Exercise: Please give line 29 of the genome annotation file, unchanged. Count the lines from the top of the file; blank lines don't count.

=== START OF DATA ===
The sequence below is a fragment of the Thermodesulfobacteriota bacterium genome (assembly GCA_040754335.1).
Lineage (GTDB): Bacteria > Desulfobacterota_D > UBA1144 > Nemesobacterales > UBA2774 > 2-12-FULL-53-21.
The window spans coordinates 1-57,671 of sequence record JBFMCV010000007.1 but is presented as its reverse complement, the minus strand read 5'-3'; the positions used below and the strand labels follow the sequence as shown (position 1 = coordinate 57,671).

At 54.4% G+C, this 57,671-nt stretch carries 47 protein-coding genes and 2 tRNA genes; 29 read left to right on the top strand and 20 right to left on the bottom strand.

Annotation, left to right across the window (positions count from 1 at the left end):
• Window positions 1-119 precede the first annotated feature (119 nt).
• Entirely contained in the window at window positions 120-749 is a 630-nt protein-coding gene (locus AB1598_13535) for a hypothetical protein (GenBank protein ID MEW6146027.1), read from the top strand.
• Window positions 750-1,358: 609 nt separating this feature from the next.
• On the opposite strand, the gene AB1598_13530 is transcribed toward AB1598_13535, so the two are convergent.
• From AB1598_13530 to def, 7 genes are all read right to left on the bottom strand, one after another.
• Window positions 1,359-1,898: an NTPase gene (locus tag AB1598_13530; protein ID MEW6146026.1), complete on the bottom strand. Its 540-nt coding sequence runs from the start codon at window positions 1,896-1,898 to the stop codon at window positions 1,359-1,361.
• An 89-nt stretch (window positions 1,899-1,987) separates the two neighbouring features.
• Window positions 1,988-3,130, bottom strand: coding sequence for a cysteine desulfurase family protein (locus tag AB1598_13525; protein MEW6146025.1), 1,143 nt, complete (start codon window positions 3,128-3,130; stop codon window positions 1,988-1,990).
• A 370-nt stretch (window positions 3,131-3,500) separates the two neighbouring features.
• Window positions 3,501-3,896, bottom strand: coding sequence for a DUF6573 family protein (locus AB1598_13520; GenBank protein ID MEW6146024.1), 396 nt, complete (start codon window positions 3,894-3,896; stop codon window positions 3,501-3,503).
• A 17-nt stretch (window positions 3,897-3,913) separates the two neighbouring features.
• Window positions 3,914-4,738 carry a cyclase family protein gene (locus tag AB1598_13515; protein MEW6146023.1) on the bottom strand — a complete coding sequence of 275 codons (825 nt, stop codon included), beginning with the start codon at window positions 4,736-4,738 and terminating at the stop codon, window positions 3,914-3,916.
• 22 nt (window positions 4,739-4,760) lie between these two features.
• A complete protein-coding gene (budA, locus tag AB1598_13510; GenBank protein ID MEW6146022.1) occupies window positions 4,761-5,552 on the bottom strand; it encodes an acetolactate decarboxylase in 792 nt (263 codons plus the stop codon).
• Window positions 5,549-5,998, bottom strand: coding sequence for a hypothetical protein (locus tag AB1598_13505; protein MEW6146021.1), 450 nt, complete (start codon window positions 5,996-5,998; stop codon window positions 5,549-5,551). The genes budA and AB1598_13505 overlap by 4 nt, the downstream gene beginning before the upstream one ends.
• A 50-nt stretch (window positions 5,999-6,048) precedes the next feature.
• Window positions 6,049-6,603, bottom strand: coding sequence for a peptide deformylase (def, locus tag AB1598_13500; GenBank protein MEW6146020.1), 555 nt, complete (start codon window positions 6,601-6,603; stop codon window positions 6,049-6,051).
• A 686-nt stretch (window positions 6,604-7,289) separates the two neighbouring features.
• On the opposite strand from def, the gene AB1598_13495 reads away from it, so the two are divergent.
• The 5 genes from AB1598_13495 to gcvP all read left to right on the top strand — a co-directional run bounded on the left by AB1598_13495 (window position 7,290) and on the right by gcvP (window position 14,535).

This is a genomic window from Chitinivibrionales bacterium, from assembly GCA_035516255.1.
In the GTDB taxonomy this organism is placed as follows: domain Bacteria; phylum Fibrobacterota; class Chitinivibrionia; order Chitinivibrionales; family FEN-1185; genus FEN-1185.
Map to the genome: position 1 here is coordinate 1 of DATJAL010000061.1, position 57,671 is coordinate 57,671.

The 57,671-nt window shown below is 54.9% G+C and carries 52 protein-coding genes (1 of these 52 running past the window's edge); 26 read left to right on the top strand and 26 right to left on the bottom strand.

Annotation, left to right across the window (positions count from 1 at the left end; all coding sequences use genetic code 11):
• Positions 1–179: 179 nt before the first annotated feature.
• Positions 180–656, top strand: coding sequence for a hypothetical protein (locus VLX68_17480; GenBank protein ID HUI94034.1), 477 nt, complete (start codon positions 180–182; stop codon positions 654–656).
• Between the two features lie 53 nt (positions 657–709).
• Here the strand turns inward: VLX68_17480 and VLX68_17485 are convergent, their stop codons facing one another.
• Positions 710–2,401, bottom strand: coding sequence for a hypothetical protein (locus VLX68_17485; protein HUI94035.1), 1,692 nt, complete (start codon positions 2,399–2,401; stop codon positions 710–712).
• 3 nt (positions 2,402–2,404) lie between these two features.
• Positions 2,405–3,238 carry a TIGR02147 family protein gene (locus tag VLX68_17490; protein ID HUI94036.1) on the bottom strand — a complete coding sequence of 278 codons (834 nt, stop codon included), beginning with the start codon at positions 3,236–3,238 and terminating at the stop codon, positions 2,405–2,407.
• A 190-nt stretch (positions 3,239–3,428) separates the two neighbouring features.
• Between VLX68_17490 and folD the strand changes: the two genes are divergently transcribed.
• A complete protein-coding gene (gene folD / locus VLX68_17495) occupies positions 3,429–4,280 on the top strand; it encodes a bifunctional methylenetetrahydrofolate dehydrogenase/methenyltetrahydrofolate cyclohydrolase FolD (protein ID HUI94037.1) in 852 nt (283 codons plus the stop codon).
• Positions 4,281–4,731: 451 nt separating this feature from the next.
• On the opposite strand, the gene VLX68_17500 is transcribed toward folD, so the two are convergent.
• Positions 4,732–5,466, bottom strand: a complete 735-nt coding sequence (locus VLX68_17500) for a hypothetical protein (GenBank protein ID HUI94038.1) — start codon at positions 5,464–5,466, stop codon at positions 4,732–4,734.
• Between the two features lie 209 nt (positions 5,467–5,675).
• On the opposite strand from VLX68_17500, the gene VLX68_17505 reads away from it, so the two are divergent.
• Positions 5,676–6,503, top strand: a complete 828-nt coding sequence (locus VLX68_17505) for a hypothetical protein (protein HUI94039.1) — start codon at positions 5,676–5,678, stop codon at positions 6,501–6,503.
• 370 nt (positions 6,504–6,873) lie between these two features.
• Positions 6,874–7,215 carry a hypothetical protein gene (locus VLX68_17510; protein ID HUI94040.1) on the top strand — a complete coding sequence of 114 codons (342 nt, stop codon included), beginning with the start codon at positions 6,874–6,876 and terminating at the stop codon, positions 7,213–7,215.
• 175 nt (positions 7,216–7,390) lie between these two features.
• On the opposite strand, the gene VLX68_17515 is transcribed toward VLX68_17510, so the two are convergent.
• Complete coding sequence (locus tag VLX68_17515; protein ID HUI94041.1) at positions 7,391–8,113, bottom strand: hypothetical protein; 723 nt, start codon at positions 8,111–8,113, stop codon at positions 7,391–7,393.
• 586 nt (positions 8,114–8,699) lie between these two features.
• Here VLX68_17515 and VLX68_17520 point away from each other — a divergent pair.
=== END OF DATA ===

The 57,671-nt window shown below is 54.9% G+C and carries 52 protein-coding genes (1 of these 52 running past the window's edge); 26 read left to right on the top strand and 26 right to left on the bottom strand.